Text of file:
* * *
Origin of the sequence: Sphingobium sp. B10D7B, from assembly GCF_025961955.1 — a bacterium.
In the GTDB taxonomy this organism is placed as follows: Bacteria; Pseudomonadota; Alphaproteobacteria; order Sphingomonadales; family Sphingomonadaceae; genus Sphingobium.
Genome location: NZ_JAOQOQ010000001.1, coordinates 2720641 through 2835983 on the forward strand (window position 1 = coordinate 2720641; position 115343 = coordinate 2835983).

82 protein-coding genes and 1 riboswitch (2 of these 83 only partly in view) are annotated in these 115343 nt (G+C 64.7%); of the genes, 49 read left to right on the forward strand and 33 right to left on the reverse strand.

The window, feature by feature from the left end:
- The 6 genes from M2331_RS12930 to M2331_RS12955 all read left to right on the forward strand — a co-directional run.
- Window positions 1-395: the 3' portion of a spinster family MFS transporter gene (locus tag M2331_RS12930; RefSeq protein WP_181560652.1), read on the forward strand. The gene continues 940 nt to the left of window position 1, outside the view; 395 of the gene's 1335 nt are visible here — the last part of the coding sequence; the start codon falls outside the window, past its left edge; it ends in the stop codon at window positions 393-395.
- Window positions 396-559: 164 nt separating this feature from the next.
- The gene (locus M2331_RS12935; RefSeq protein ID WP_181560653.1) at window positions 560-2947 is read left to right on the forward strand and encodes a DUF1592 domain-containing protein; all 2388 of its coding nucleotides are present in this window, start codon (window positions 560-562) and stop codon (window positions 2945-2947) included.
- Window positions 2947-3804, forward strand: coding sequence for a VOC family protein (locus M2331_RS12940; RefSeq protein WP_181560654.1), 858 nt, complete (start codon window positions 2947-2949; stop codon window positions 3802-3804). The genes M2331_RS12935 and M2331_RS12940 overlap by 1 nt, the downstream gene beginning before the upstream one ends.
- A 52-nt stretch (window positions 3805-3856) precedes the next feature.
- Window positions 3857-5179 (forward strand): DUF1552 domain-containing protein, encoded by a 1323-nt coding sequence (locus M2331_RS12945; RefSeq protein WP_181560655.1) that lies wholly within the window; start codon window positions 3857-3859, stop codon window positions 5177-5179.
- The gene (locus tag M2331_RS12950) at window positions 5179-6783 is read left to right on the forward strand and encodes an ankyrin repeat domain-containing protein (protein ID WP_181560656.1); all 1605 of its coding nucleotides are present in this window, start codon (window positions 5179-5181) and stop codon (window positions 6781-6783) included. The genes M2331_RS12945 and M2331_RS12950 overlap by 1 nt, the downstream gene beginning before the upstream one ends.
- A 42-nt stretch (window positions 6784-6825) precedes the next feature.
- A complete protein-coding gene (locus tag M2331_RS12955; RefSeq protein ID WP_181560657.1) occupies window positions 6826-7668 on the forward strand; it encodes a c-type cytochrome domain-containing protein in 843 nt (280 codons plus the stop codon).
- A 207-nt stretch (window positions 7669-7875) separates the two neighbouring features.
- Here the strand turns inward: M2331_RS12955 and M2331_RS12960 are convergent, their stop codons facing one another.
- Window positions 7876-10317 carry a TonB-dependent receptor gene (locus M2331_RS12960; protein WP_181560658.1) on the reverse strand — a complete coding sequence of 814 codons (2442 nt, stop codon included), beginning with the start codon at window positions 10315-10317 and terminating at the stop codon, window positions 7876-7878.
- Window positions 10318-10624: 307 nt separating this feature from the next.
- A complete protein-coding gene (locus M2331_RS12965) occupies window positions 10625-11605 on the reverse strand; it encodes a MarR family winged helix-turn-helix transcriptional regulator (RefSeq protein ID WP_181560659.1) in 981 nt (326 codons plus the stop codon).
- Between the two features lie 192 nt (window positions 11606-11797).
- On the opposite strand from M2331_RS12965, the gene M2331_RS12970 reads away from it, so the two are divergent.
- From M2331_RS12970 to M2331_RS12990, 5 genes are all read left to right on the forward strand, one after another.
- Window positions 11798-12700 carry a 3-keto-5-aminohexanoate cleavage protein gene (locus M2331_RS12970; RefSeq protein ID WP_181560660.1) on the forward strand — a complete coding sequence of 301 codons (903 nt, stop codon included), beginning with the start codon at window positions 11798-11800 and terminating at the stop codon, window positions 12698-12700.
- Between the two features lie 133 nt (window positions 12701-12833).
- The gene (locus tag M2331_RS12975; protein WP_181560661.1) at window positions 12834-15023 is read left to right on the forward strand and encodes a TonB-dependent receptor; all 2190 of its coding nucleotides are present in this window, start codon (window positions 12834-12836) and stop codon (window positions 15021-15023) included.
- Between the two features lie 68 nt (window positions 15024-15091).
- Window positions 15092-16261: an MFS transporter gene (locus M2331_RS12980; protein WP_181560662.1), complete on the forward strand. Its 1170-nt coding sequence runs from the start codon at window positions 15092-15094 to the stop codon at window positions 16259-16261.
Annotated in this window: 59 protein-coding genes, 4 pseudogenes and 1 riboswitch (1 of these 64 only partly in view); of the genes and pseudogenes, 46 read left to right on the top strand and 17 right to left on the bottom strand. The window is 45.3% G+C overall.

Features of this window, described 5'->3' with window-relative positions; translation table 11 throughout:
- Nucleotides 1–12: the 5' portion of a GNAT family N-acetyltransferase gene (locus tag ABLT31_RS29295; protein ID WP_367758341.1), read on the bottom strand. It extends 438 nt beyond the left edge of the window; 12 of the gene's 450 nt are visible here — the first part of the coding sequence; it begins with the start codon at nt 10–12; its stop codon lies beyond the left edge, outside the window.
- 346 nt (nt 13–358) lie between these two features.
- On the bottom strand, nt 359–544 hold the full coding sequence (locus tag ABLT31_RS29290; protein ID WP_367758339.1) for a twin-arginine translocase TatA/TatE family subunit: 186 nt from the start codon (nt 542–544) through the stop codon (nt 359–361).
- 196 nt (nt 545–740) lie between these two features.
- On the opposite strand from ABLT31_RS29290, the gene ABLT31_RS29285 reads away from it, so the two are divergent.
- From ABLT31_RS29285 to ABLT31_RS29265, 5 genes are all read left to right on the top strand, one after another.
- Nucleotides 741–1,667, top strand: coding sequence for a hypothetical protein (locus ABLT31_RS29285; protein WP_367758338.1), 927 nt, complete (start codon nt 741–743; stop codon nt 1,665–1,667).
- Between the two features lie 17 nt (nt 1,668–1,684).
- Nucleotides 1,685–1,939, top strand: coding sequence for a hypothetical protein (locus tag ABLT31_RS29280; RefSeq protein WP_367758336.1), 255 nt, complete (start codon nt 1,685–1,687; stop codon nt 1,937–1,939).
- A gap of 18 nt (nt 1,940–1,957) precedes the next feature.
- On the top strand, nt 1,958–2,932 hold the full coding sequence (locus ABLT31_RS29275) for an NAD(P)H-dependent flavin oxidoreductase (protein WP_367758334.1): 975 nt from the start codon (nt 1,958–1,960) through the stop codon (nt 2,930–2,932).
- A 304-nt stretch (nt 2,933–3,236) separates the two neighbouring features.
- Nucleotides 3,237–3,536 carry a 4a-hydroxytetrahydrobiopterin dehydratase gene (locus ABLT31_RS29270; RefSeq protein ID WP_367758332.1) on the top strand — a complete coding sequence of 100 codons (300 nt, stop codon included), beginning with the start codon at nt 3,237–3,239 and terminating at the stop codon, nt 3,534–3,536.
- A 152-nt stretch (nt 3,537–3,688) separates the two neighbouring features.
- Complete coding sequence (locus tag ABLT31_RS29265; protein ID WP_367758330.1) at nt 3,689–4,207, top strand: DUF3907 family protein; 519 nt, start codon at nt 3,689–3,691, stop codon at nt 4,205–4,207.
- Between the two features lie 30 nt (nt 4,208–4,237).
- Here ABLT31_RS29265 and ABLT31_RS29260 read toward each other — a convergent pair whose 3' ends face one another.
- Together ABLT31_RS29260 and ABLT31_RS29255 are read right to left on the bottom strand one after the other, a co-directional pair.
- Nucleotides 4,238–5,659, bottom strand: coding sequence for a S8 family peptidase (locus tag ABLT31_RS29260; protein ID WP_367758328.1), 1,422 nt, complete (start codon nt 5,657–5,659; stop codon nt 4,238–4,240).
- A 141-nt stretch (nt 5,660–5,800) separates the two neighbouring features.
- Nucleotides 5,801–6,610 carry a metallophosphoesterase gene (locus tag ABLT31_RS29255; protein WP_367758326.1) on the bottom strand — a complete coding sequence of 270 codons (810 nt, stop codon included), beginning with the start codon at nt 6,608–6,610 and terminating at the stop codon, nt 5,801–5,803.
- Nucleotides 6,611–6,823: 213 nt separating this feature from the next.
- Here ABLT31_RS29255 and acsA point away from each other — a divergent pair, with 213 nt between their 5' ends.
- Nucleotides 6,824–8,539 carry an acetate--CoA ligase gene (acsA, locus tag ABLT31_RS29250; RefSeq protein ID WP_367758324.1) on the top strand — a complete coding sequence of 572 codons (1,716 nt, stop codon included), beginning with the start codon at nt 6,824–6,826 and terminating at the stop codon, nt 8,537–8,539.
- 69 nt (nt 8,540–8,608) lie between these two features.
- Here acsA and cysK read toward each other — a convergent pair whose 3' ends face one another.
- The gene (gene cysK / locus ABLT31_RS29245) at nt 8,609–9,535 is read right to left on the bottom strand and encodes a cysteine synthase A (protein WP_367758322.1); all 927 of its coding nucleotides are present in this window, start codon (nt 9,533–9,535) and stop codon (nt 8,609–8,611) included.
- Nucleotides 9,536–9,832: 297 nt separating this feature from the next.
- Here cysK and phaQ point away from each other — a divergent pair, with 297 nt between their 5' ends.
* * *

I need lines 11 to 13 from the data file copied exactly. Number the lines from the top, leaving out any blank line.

- A 52-nt stretch (window positions 3805-3856) precedes the next feature.
- Window positions 3857-5179 (forward strand): DUF1552 domain-containing protein, encoded by a 1323-nt coding sequence (locus M2331_RS12945; RefSeq protein WP_181560655.1) that lies wholly within the window; start codon window positions 3857-3859, stop codon window positions 5177-5179.
- The gene (locus tag M2331_RS12950) at window positions 5179-6783 is read left to right on the forward strand and encodes an ankyrin repeat domain-containing protein (protein ID WP_181560656.1); all 1605 of its coding nucleotides are present in this window, start codon (window positions 5179-5181) and stop codon (window positions 6781-6783) included. The genes M2331_RS12945 and M2331_RS12950 overlap by 1 nt, the downstream gene beginning before the upstream one ends.